Announcement Announcement Module
No announcement yet.
Why J2EE AND Spring? Page Title Module
Move Remove Collapse
Conversation Detail Module
  • Filter
  • Time
  • Show
Clear All
new posts

  • Why J2EE AND Spring?

    This is NOT "J2ee VS. Spring", but request for help understanding a real-world phenomenon.

    I see many job postings that say something like

    Required Skills:
    ..... J2EE, Spring ....
    and often
    ... WebSphere/WebLogic...

    I know (or believe) that:

    - Spring and J2EE applications are built using very different architectures.
    - Spring has its own containers and does not need the full J2ee server-side container.
    - Most functions supported in one are supported in the other but using different and incompatible APIs.
    - Learning one gives you almost no leverage on knowing the other. You cannot learn one and then start developing in the other.
    Note: A few basic concepts cross-over (containers, configuration outside of code, etc),
    but since everything is done with different APIs you pretty much have to start from scratch to learn it.

    My question is, why would so many job postings require both J2EE and Spring?

    The possible answers that I have thought of are:

    1. Lots of applications are built in J2EE and also include a few Spring libraries.
    (If so, which Spring libraries would that be and how are they used outside the Spring container?)

    2. Lots of applications are built in Spring and also include some J2EE libraries.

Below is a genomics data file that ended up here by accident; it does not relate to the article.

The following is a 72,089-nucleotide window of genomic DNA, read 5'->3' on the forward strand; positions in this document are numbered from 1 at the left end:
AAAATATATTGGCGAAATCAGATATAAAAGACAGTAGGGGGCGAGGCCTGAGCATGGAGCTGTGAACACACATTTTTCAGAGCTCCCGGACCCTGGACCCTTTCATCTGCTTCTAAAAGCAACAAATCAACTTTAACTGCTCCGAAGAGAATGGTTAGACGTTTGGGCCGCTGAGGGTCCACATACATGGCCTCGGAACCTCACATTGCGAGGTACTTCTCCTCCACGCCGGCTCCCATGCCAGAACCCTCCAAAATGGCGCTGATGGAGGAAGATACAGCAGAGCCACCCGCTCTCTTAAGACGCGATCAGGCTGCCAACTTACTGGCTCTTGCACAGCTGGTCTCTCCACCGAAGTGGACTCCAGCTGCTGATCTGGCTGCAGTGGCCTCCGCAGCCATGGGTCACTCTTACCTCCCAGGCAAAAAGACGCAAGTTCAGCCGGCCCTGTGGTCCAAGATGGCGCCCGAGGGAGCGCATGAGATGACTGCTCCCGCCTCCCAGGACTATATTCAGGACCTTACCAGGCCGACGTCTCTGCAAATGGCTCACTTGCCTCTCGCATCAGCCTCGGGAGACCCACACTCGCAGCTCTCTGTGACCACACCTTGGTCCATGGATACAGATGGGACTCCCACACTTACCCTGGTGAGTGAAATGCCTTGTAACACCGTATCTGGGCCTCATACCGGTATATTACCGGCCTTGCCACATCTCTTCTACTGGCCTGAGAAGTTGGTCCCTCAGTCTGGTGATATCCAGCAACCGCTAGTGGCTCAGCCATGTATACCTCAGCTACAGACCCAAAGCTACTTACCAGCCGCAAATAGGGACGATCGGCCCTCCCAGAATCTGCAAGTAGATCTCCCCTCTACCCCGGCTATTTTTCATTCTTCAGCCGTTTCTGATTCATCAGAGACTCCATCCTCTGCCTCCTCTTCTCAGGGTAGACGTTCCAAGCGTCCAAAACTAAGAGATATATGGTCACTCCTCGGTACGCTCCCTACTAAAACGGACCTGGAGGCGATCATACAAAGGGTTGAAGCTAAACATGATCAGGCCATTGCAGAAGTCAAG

(If so, which J2EE libraries are used and how are they used outside the J2EE container?)

    3. The jobs are in shops that do many different projects, some in Spring and some in J2EE.
    (This seems unlikely because most of the job posts are for specific projects, e.g. on a 6 month contract.
    Also, are there really that many companies that use 2 incompatible frameworks, with all the overhead that implies?)

    4. The applications are being written in Spring but make use of a few features of the J2EE servers, e.g. clustering.
    (In this case the job post should be worded "J2EE server administration" rather than J2EE, and J2EE is essentially irrelevent.)

    5. The job postings are written by people who do not know the difference between the two frameworks or which one they actually use.
    (This seems unlikely because of the large number of these ads;
    I'm hoping there are not that many people who do not know something that fundamental about their own environment.)

    Can anyone help me understand why many job posts include both frameworks?

    Thanks for your assistance.